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JAMES 1st – A ROYAL GOOSEBERRY

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Entrance to the tomb of Henry Vll as seen on the opening of the vault in 1869.  Drawing by George Scarf.  

How did James I come to be interred in Henry Vll’s vault?  Unfortunately it’s not known,  but we do know how it was discovered to be the case.  In 1868, Dean Stanley’s attention was drawn to conflicting reports of  the whereabouts of James’ and his Queen, Anne of Denmark’s vault.    Recognising the importance of ‘the knowledge of the exact spots where the illustrious dead repose’ (1) Dean Stanley resolved to get to the bottom of it.

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Dean Stanley

Although it had been noted  by one brief line in the Abbey’s register that James had been buried in Henry’s vault, ‘This was not enough for  Dean Stanley.  He loved exploring and he pursuaded himself that he must first eliminate all other possible places by opening up each of the Royal vaults in turn’ (2).  Vault after vault was opened, some were empty, some crammed full.  The coffins were discovered of a multitude of royal and noble personages including Mary, Queen of Scots (Dean Stanley thought James might have been interred with his mother),  Mary Tudor and her sister Elizabeth, the latter ‘s coffin on top of the other, Edward Vl, the numerous children of James II and of Queen Anne, and many others too numerous to mention here.  The vault of Anne of Denmark was also found, her coffin standing alone besides the empty space where James, her husband, should have been.  Where was he?

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James lst painted by Daniel Mytens

Laurence Tanner, Keeper of the Muniments and Librarian,  Westminster Abbey,  wrote ‘Night after night the Dean with a few of the Abbey staff was able to carry out his self-imposed task undisturbed.  On one occasion the historian Froude was present.  Speaking of it afterward he said ‘it was the weirdest scene – the flaming torches, the banners waving from the draught of air, and the Dean’s keen, eager face seen in profile had the very strangest effect.  He asked me to return with him the next night, but my nerves had had enough of it’.  (3)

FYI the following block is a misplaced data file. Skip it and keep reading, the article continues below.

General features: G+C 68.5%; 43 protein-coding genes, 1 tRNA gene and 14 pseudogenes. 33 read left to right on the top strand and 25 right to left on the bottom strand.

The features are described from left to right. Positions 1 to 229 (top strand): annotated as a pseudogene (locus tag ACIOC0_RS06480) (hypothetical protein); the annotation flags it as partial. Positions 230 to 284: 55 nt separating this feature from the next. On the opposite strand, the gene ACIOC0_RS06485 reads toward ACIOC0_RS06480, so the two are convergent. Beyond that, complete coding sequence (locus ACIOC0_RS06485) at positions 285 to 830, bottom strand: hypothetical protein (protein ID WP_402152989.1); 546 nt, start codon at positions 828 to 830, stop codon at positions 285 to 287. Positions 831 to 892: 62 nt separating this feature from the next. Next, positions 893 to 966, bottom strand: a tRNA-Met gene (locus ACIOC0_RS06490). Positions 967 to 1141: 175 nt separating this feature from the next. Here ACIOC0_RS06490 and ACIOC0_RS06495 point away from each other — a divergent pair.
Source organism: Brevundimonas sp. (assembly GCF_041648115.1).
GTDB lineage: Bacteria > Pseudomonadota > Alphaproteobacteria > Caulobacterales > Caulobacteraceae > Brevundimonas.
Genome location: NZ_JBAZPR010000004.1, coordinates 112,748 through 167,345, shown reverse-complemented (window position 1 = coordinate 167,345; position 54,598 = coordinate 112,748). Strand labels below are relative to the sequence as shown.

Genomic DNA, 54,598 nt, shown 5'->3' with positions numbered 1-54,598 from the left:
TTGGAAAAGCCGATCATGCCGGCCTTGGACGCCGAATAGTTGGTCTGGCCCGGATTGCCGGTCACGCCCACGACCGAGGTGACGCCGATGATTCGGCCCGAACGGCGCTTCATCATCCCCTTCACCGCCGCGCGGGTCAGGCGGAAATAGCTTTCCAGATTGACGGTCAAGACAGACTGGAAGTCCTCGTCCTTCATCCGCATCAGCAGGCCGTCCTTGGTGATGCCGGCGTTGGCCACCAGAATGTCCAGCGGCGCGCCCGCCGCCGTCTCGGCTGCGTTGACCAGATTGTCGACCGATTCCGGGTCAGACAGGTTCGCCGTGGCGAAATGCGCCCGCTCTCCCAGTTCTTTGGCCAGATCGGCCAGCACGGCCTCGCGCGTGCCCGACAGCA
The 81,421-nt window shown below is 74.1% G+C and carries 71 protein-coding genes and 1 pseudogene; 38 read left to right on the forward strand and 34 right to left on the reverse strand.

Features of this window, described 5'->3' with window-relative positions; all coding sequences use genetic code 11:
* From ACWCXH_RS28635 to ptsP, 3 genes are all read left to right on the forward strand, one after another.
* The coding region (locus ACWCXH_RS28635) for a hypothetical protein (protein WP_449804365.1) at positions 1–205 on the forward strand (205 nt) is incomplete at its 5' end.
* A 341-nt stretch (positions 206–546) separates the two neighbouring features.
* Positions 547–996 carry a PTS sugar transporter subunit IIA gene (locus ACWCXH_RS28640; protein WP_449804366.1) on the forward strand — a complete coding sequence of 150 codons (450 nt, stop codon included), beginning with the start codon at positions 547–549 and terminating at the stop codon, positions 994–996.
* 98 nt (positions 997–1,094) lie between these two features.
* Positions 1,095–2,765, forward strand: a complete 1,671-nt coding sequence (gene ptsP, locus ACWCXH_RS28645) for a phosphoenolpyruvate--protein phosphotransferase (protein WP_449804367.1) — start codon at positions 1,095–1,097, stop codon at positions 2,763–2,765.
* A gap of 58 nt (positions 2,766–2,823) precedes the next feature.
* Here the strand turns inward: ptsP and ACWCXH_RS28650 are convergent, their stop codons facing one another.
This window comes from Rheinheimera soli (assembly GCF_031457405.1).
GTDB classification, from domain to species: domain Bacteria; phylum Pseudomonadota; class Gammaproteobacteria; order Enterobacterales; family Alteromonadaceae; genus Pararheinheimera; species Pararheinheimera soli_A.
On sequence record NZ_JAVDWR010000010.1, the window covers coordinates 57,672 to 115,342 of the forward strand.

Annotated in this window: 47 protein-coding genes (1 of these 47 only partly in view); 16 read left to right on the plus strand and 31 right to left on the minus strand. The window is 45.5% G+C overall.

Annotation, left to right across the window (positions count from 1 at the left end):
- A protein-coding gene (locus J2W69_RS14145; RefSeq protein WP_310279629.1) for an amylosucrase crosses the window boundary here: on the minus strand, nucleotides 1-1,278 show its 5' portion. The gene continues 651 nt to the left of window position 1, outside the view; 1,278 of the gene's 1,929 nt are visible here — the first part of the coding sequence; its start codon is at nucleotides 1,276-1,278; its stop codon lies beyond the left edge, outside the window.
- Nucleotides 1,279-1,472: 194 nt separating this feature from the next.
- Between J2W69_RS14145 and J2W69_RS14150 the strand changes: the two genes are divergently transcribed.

At last, with nowhere else left to look, the actual vault of Henry was opened and to the Dean’s surprise, if not perhaps to that of others, James was found!  It was discovered on examination of the lead coffins therein , that Elizabeth’s had been slightly damaged at the top, possibly when it was removed to allow James’ in and then she was replaced, being rather squashed into the space between the two kings.  Its easy to imagine Henry spinning in his  coffin, as, after the enormous expense of his funeral, he and his Queen are now sharing their tomb with a gooseberry, albeit a royal one.  And here they are…

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  1. Dean Stanley, Westminster Abbey, p.651
  2. Laurence Tanner, Recollections of a Westminster Antiquary, p.177
  3. Laurence Tanner, Recollections of a Westminster Antiquary, p.177

 

 

Great St Mary’s Church, Cambridge and its Royal Patrons

Giaconda's Blog

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In the very heart of historic Cambridge, stands a tall and elegant late Perpendicular Gothic church, sandwiched between the colleges and market square.

The church of St Mary the Virgin has stood on the site since 1205; the first recorded rector being Thomas de Chiveley who was appointed in the reign of King John.

The church was burnt to the ground in 1290. The local Jewish population were blamed for this unfortunate event and were punished by shutting down their synagogue. After the rebuilding of the church it was re-named Great St Mary’s, to differentiate it from Little St Mary’s in 1351.

King Edward III was a benefactor of the church at this time, along with his re-founding of King’s Hall in Cambridge which was later assimilated into Trinity College during the reign of King Henry VIII.

dscf3096 Arms of King Edward III and his sons over the gateway to Trinity College…

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The Priory of the Knights Hospitaller of St John at Clerkenwell.

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The Great South Gate, now known as St John’s Gate, from an engraving by Wenceslaus Holler

On this day, 30 March 1485,  which fell on a Wednesday (1),  King Richard lll stood in the great hall of the Priory and denied in a ‘loud and distinct voice’ he had ever intended to marry Elizabeth of York (2).  The rest is history and it is the Priory which is my subject here today.

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Steel engraving of St John’s Gate by Thomas Hosmer Shepherd 1829-83.  Note the inscription as described by Stow appertaining to the rebuilding completed by Prior Docwrey 1504.